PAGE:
Neal Roese: "We Never Saw It Coming": The Psychology of Missed Predictions
The election of 2012 has gone from being an eagerly anticipated future event to history. The re-election of Barack Obama on November 6, 2012, was watched by people all over the globe and talked about it ever since. To look across the news media and blogosphere in the days since is to see a wide range of explanation as to exactly why the election turned out as it did. Some explain the election in terms of ethnic demographics, and the volume and venom of campaign attack ads, and even hurricane Sandy. Most everyone who is writing about the election claims to know exactly why the election turned out as it did.
The certainty of these explanations embodies what psychologists call hindsight bias - the tendency to feel like you know it all along after an event becomes known. We recently published a scholarly review of research on hindsight spanning psychology, law, medicine, and economics. Hindsight bias usually takes the form of looking back at particular past events and inflating how probable it was for it to occur (say, going from a belief that there is a 60 percent chance of the outcome occurring before the outcome is known to an 80 percent chance after). Hindsight bias makes your memory of the past seem more knowable than it felt to you at the time.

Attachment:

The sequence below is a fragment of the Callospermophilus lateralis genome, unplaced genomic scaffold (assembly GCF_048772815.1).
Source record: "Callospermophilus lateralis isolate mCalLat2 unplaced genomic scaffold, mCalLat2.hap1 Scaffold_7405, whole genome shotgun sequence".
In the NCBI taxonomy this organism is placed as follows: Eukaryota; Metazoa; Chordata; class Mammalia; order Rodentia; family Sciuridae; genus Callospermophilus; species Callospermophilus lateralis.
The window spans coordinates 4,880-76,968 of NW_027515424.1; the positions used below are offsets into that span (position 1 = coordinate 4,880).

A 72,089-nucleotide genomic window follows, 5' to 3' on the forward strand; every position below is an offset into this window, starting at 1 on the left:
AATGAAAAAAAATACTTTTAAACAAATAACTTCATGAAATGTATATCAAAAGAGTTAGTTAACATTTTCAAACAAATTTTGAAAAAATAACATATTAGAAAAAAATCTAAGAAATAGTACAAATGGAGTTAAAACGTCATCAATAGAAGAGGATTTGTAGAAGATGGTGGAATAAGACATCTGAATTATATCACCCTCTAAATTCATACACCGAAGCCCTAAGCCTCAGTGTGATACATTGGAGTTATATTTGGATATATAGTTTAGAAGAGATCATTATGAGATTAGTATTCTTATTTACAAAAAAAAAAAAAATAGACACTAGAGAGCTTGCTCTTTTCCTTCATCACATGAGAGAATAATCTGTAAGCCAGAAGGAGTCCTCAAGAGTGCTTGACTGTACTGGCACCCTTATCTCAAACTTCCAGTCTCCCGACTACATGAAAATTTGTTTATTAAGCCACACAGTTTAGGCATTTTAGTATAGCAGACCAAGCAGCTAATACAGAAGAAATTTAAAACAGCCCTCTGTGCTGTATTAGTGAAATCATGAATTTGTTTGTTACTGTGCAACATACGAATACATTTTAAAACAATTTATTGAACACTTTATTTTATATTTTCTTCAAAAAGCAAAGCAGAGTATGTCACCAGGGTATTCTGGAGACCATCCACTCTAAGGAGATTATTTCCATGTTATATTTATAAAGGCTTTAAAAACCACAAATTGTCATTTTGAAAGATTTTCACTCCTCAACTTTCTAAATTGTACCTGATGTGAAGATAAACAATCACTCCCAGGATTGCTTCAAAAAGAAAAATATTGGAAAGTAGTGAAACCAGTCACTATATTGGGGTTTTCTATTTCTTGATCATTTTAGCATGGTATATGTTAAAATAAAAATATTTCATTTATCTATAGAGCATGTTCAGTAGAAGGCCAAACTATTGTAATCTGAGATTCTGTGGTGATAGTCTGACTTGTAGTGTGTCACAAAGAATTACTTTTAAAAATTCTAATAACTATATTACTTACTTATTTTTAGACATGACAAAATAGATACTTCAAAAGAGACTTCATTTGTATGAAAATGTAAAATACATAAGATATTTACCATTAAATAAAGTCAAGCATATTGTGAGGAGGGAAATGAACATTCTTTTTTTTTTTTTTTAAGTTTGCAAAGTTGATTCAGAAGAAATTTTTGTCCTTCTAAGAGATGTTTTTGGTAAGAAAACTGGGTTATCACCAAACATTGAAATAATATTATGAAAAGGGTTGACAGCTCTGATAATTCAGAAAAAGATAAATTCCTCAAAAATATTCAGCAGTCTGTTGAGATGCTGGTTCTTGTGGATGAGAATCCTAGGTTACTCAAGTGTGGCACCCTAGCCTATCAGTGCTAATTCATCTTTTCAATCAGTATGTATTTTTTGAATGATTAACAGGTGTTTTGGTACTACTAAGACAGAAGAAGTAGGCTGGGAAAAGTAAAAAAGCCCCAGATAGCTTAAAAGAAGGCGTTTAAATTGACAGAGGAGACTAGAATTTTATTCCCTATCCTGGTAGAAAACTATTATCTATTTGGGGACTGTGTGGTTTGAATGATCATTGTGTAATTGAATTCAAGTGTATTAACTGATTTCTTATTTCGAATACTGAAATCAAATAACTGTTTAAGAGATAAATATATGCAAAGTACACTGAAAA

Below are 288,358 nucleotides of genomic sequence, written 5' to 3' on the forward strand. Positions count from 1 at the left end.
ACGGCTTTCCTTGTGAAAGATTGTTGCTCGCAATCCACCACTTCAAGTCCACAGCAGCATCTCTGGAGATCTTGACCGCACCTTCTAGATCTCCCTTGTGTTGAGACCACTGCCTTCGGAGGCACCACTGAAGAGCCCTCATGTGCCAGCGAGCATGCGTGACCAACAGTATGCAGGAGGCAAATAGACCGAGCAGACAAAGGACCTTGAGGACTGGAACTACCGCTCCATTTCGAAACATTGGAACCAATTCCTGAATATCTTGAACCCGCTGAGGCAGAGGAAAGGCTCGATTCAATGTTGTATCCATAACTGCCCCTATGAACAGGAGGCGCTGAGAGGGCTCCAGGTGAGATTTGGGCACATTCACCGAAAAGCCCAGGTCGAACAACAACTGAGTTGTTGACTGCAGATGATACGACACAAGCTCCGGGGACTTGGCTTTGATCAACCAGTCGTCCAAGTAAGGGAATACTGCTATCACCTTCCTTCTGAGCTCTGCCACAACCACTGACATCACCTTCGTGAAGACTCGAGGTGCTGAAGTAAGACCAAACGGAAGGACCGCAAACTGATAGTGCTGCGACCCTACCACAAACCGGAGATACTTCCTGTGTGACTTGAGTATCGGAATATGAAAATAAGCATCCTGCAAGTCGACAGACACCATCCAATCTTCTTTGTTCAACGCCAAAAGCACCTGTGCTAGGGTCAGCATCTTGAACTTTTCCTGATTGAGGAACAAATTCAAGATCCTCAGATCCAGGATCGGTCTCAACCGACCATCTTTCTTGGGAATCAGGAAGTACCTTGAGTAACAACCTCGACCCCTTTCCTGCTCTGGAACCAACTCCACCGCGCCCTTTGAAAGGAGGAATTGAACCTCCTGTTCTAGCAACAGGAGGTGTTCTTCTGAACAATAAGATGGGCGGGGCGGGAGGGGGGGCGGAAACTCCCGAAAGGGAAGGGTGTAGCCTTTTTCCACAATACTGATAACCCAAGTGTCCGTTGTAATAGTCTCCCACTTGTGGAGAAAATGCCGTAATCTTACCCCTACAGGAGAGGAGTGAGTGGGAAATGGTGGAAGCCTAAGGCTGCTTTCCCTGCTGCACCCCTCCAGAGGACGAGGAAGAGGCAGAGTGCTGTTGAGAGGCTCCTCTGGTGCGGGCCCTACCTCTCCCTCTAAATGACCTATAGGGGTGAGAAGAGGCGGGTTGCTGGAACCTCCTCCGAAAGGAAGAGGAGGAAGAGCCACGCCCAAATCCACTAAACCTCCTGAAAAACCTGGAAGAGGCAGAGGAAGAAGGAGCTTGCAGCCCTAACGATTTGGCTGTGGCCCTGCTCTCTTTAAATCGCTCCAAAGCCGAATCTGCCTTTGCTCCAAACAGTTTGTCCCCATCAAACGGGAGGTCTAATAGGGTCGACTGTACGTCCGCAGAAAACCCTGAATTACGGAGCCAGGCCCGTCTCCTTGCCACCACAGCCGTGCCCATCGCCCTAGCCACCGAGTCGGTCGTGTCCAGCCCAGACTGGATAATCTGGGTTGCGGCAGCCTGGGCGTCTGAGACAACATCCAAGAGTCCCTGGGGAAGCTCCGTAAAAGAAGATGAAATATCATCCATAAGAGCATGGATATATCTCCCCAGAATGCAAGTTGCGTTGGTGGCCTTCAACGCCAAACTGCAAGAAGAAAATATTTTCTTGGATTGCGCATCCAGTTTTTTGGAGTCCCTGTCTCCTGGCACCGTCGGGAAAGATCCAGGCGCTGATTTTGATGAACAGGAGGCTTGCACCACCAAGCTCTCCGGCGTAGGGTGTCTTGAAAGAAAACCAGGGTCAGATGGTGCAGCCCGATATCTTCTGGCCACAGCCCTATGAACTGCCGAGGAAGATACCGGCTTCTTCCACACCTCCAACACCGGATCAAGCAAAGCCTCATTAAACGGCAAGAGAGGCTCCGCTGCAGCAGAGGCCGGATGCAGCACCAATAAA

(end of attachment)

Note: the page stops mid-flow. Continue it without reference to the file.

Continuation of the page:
Psychological research has shown that hindsight bias gets bigger when people feel that they have a good explanation for what has occurred. The clearer the story, and the easier it is to connect characters to plot lines, the larger the hindsight bias. Most people try to find a single, credible story to help make sense of particular big events in life, and hindsight bias is part of this quest for meaning...